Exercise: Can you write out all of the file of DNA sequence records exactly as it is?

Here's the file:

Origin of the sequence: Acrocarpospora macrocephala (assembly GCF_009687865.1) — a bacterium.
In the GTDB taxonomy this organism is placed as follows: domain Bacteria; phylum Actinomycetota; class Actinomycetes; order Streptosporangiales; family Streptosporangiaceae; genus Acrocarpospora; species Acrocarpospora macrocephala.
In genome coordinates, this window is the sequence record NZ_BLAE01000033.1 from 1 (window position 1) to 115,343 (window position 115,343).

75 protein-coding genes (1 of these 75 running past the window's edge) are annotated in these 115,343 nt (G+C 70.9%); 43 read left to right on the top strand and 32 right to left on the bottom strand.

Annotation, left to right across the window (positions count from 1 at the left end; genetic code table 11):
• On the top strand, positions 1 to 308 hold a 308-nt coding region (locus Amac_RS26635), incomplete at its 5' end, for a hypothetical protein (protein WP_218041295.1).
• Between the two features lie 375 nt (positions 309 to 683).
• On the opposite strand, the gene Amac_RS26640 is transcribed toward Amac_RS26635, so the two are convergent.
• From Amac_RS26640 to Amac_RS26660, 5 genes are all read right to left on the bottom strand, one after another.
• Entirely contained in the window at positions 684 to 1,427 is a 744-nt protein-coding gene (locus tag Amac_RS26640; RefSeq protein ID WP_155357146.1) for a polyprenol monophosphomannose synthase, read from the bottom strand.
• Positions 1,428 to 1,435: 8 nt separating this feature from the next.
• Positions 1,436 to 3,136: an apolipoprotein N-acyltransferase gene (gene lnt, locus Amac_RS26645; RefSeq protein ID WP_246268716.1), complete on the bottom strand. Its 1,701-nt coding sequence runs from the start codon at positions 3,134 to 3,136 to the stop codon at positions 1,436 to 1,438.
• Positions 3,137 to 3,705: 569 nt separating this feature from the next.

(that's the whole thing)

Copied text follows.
Origin of the sequence: Acrocarpospora macrocephala (assembly GCF_009687865.1) — a bacterium.
In the GTDB taxonomy this organism is placed as follows: domain Bacteria; phylum Actinomycetota; class Actinomycetes; order Streptosporangiales; family Streptosporangiaceae; genus Acrocarpospora; species Acrocarpospora macrocephala.
In genome coordinates, this window is the sequence record NZ_BLAE01000033.1 from 1 (window position 1) to 115,343 (window position 115,343).

75 protein-coding genes (1 of these 75 running past the window's edge) are annotated in these 115,343 nt (G+C 70.9%); 43 read left to right on the top strand and 32 right to left on the bottom strand.

Annotation, left to right across the window (positions count from 1 at the left end; genetic code table 11):
• On the top strand, positions 1 to 308 hold a 308-nt coding region (locus Amac_RS26635), incomplete at its 5' end, for a hypothetical protein (protein WP_218041295.1).
• Between the two features lie 375 nt (positions 309 to 683).
• On the opposite strand, the gene Amac_RS26640 is transcribed toward Amac_RS26635, so the two are convergent.
• From Amac_RS26640 to Amac_RS26660, 5 genes are all read right to left on the bottom strand, one after another.
• Entirely contained in the window at positions 684 to 1,427 is a 744-nt protein-coding gene (locus tag Amac_RS26640; RefSeq protein ID WP_155357146.1) for a polyprenol monophosphomannose synthase, read from the bottom strand.
• Positions 1,428 to 1,435: 8 nt separating this feature from the next.
• Positions 1,436 to 3,136: an apolipoprotein N-acyltransferase gene (gene lnt, locus Amac_RS26645; RefSeq protein ID WP_246268716.1), complete on the bottom strand. Its 1,701-nt coding sequence runs from the start codon at positions 3,134 to 3,136 to the stop codon at positions 1,436 to 1,438.
• Positions 3,137 to 3,705: 569 nt separating this feature from the next.